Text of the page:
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The Making of Medicine

Young Scientists From Brazil

Young scientists from Brazil have joined the School of Medicine this semester as part of a new exchange program launched by Zygmunt Derewenda, PhD, and a colleague at the University of São Paulo, Luis Carlos de Souza Ferreira, PhD, the dean of the Institute of Biomedical Sciences.

Professor Derewenda previously launched a similar exchange program for students from Poland, to great success. Now he has formalized the program with the University of São Paulo for three years.

The first group of Brazilian researchers consists of Nayara Fernanda Barros dos Santos, who is working in the lab of Owen Pornillos, PhD, in the Department of Molecular Physiology and Biological Physics; Igor Rafael Correia Rocha, who works with Jaideep Kapur, MD, a neurologist and the director of the UVA Brain Institute; and Flavio da Silva Mesquita, who works with Marie-Louise Hammarskjold, MD, PhD, and David Rekosh, PhD, in the Department of Microbiology, Immunology and Cancer Biology. A fourth, Marcelo de Cassio Barreto de Oliveira, is scheduled to arrive in October to join the laboratory of Mark Yeager, PhD, in the Department of Molecular Physiology and Biological Physics.

Nayara kindly took some time to tell us what life is like now that she is at a new university in a new country.

What is your background?

I am a 27-years-old PhD student from Brazil and I have a bachelor’s degree and a master’s degree in biotechnology. And I am doing a part of my PhD here. In Brazil, I started my PhD activities working with vaccine development against bacteria, using proteins as antigens. Here, I am working with structural biology, molecular biology and biophysics, studying proteins involved in the process of HIV restriction and understanding the molecular mechanisms associated with this inhibitory activity, as well as the characteristics of the proteins involved in this process.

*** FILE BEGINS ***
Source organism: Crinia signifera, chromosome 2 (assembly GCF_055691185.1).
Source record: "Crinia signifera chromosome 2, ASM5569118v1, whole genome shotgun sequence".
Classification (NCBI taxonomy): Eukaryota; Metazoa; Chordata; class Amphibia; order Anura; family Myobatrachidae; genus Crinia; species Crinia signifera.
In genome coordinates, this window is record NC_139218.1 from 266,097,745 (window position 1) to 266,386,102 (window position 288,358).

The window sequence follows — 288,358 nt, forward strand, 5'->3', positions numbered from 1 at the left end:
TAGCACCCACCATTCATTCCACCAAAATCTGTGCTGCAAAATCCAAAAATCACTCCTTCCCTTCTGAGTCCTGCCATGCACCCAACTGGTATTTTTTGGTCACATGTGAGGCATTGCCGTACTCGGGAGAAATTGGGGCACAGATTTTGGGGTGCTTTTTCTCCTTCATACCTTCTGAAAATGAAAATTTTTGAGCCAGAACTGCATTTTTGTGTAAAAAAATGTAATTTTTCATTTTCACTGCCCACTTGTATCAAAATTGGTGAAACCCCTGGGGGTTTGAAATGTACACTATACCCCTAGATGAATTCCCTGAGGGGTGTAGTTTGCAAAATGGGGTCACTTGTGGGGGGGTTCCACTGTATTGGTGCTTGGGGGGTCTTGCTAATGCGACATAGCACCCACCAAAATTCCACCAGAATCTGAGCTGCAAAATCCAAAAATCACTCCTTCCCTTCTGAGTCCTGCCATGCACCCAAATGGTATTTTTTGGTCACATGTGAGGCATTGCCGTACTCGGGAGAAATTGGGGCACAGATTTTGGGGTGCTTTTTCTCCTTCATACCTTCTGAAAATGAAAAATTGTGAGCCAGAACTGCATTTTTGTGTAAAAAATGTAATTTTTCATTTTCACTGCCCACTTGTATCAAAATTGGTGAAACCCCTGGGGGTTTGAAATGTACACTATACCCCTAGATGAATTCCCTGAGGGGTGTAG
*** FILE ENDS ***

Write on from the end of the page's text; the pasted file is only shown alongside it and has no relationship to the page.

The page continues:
What made you want to come to UVA?

In Brazil, when I was undergraduate, I always was thinking about going to another country to study something, but I never thought it could be real. So, when I was doing my PhD, this wish was almost forgotten, but there was this opportunity because Professor Derewenda was talking to professor Luis Carlos, the dean of the institute where I developed my activities. They talked about the possibility of bringing some Brazilian students to here, because many Polish students already did this. That was when I applied for this.

My curriculum [vitae] was evaluated, sent to mu current supervisor, a PI [principal investigator], who was compatible. So, my skills, my abilities and experience at the lab were taken into account to know if it could be used on the job conducted by this professor. Therefore, and I was one of the students chosen to come to here. This was the process.

Who is your PI?

In fact, I have two PIs, Professor Owen Pornillos, and his wife, Professor Barbie Ganser-Pornillos, who both are wonderful people, with large experience and knowledge. My project is being conducted in a really great lab with an exceptional structure to work. I am very grateful for the opportunity to learn many new techniques which I hope will open new prospects when I come back to Brazil. So, this is why I am very thankful for this internship.